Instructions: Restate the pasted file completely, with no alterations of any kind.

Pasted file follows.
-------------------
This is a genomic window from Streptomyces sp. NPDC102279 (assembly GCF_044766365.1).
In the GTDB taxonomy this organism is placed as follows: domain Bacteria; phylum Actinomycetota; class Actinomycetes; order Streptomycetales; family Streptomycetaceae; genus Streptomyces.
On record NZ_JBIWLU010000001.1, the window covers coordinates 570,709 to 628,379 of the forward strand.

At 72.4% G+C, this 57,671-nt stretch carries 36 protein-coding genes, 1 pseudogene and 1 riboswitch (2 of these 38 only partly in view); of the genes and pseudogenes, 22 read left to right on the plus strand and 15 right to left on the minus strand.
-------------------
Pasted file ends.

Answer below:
This is a genomic window from Streptomyces sp. NPDC102279 (assembly GCF_044766365.1).
In the GTDB taxonomy this organism is placed as follows: domain Bacteria; phylum Actinomycetota; class Actinomycetes; order Streptomycetales; family Streptomycetaceae; genus Streptomyces.
On record NZ_JBIWLU010000001.1, the window covers coordinates 570,709 to 628,379 of the forward strand.

At 72.4% G+C, this 57,671-nt stretch carries 36 protein-coding genes, 1 pseudogene and 1 riboswitch (2 of these 38 only partly in view); of the genes and pseudogenes, 22 read left to right on the plus strand and 15 right to left on the minus strand.